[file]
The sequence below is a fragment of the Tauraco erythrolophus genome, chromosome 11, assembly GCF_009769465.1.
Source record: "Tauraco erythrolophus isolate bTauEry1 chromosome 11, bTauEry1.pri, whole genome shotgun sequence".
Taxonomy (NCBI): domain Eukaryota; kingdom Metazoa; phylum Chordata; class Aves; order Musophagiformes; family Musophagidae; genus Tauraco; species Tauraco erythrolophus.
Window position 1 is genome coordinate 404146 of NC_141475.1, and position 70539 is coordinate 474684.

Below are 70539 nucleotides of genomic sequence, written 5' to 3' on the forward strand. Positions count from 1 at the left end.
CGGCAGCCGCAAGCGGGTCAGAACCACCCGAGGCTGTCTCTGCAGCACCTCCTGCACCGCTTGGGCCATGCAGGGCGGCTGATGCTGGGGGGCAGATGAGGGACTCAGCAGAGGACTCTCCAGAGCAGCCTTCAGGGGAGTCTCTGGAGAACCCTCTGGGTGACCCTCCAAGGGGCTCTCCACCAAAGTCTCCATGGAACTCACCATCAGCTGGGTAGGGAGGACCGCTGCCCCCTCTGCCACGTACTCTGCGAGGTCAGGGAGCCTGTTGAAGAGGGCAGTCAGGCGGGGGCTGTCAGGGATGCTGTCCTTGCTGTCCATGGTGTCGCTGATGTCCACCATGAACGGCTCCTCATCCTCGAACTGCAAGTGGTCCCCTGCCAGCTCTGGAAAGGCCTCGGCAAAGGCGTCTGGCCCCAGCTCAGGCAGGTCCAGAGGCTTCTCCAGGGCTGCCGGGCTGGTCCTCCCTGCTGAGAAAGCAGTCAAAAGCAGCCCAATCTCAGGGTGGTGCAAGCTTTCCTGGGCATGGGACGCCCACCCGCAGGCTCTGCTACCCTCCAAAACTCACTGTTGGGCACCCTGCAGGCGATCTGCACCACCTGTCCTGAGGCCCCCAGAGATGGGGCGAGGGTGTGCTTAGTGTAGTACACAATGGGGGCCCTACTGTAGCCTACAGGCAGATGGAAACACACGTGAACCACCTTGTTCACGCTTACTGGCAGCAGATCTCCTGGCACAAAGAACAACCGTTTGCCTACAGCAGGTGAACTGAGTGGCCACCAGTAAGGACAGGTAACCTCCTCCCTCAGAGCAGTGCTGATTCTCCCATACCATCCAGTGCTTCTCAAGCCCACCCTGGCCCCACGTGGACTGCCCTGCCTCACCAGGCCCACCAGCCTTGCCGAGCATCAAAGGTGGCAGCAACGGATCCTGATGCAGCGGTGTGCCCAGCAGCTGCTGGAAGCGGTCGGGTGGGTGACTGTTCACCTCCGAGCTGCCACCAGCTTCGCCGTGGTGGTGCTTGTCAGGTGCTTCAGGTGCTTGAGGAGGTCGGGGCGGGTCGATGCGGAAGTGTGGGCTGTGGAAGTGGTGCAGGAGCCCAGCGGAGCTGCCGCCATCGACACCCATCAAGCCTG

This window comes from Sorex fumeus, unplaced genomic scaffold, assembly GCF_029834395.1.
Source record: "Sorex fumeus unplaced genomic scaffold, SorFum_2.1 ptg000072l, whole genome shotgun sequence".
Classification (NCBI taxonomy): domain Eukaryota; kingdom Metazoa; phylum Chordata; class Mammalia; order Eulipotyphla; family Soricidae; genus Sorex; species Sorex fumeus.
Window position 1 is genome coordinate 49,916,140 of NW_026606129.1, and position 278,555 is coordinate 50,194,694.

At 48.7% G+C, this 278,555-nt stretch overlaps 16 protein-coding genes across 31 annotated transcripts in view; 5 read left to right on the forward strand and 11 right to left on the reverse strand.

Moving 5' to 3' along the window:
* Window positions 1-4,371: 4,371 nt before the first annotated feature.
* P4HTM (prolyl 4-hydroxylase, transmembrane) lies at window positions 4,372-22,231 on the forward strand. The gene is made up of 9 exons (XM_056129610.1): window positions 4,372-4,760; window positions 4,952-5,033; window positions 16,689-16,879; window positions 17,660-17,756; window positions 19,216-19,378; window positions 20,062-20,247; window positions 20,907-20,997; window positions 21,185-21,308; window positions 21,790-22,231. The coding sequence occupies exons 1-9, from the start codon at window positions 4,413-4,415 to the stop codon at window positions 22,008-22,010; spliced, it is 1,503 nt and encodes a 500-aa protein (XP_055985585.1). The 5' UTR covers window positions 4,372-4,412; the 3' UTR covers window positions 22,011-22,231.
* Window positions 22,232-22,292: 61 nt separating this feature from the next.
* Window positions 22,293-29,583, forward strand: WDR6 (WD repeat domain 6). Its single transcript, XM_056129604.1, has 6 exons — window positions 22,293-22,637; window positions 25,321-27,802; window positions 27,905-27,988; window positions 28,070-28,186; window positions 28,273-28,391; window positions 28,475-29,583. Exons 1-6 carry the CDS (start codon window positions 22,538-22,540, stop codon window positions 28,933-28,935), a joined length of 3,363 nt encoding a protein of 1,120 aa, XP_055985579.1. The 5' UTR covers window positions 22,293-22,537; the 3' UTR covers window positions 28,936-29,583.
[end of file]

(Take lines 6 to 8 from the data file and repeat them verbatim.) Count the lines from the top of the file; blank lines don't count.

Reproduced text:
CGGCAGCCGCAAGCGGGTCAGAACCACCCGAGGCTGTCTCTGCAGCACCTCCTGCACCGCTTGGGCCATGCAGGGCGGCTGATGCTGGGGGGCAGATGAGGGACTCAGCAGAGGACTCTCCAGAGCAGCCTTCAGGGGAGTCTCTGGAGAACCCTCTGGGTGACCCTCCAAGGGGCTCTCCACCAAAGTCTCCATGGAACTCACCATCAGCTGGGTAGGGAGGACCGCTGCCCCCTCTGCCACGTACTCTGCGAGGTCAGGGAGCCTGTTGAAGAGGGCAGTCAGGCGGGGGCTGTCAGGGATGCTGTCCTTGCTGTCCATGGTGTCGCTGATGTCCACCATGAACGGCTCCTCATCCTCGAACTGCAAGTGGTCCCCTGCCAGCTCTGGAAAGGCCTCGGCAAAGGCGTCTGGCCCCAGCTCAGGCAGGTCCAGAGGCTTCTCCAGGGCTGCCGGGCTGGTCCTCCCTGCTGAGAAAGCAGTCAAAAGCAGCCCAATCTCAGGGTGGTGCAAGCTTTCCTGGGCATGGGACGCCCACCCGCAGGCTCTGCTACCCTCCAAAACTCACTGTTGGGCACCCTGCAGGCGATCTGCACCACCTGTCCTGAGGCCCCCAGAGATGGGGCGAGGGTGTGCTTAGTGTAGTACACAATGGGGGCCCTACTGTAGCCTACAGGCAGATGGAAACACACGTGAACCACCTTGTTCACGCTTACTGGCAGCAGATCTCCTGGCACAAAGAACAACCGTTTGCCTACAGCAGGTGAACTGAGTGGCCACCAGTAAGGACAGGTAACCTCCTCCCTCAGAGCAGTGCTGATTCTCCCATACCATCCAGTGCTTCTCAAGCCCACCCTGGCCCCACGTGGACTGCCCTGCCTCACCAGGCCCACCAGCCTTGCCGAGCATCAAAGGTGGCAGCAACGGATCCTGATGCAGCGGTGTGCCCAGCAGCTGCTGGAAGCGGTCGGGTGGGTGACTGTTCACCTCCGAGCTGCCACCAGCTTCGCCGTGGTGGTGCTTGTCAGGTGCTTCAGGTGCTTGAGGAGGTCGGGGCGGGTCGATGCGGAAGTGTGGGCTGTGGAAGTGGTGCAGGAGCCCAGCGGAGCTGCCGCCATCGACACCCATCAAGCCTG

This window comes from Sorex fumeus, unplaced genomic scaffold, assembly GCF_029834395.1.
Source record: "Sorex fumeus unplaced genomic scaffold, SorFum_2.1 ptg000072l, whole genome shotgun sequence".